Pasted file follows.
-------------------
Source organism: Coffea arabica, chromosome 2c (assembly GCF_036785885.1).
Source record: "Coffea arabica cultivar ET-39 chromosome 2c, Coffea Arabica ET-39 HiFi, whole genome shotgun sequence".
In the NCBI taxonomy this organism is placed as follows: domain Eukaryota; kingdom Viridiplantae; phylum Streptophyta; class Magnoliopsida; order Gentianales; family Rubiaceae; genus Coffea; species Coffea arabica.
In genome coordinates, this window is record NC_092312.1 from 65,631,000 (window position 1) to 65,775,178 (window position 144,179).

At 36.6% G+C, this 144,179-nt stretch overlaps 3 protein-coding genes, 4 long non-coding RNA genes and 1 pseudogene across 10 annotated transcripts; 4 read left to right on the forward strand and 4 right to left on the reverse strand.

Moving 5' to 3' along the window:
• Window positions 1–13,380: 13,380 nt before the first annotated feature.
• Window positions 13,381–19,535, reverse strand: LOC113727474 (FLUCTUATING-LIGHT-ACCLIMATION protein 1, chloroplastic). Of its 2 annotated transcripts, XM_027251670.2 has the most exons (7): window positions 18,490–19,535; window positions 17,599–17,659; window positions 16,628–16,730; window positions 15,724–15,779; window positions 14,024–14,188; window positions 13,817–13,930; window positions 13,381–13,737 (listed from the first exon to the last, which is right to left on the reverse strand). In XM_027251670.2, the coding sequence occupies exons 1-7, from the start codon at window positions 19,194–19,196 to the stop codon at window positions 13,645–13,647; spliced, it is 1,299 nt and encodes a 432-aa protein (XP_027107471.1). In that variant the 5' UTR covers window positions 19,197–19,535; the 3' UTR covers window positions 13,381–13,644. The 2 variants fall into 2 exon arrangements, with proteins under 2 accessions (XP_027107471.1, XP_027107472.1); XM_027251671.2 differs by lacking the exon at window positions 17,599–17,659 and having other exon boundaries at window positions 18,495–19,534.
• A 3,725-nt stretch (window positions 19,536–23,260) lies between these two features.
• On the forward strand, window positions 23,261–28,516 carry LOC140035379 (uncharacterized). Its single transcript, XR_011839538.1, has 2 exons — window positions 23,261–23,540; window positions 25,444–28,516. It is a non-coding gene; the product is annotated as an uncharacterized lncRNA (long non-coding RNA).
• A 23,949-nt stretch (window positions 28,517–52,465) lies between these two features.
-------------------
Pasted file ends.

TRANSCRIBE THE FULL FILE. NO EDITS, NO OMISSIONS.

Source organism: Coffea arabica, chromosome 2c (assembly GCF_036785885.1).
Source record: "Coffea arabica cultivar ET-39 chromosome 2c, Coffea Arabica ET-39 HiFi, whole genome shotgun sequence".
In the NCBI taxonomy this organism is placed as follows: domain Eukaryota; kingdom Viridiplantae; phylum Streptophyta; class Magnoliopsida; order Gentianales; family Rubiaceae; genus Coffea; species Coffea arabica.
In genome coordinates, this window is record NC_092312.1 from 65,631,000 (window position 1) to 65,775,178 (window position 144,179).

At 36.6% G+C, this 144,179-nt stretch overlaps 3 protein-coding genes, 4 long non-coding RNA genes and 1 pseudogene across 10 annotated transcripts; 4 read left to right on the forward strand and 4 right to left on the reverse strand.

Moving 5' to 3' along the window:
• Window positions 1–13,380: 13,380 nt before the first annotated feature.
• Window positions 13,381–19,535, reverse strand: LOC113727474 (FLUCTUATING-LIGHT-ACCLIMATION protein 1, chloroplastic). Of its 2 annotated transcripts, XM_027251670.2 has the most exons (7): window positions 18,490–19,535; window positions 17,599–17,659; window positions 16,628–16,730; window positions 15,724–15,779; window positions 14,024–14,188; window positions 13,817–13,930; window positions 13,381–13,737 (listed from the first exon to the last, which is right to left on the reverse strand). In XM_027251670.2, the coding sequence occupies exons 1-7, from the start codon at window positions 19,194–19,196 to the stop codon at window positions 13,645–13,647; spliced, it is 1,299 nt and encodes a 432-aa protein (XP_027107471.1). In that variant the 5' UTR covers window positions 19,197–19,535; the 3' UTR covers window positions 13,381–13,644. The 2 variants fall into 2 exon arrangements, with proteins under 2 accessions (XP_027107471.1, XP_027107472.1); XM_027251671.2 differs by lacking the exon at window positions 17,599–17,659 and having other exon boundaries at window positions 18,495–19,534.
• A 3,725-nt stretch (window positions 19,536–23,260) lies between these two features.
• On the forward strand, window positions 23,261–28,516 carry LOC140035379 (uncharacterized). Its single transcript, XR_011839538.1, has 2 exons — window positions 23,261–23,540; window positions 25,444–28,516. It is a non-coding gene; the product is annotated as an uncharacterized lncRNA (long non-coding RNA).
• A 23,949-nt stretch (window positions 28,517–52,465) lies between these two features.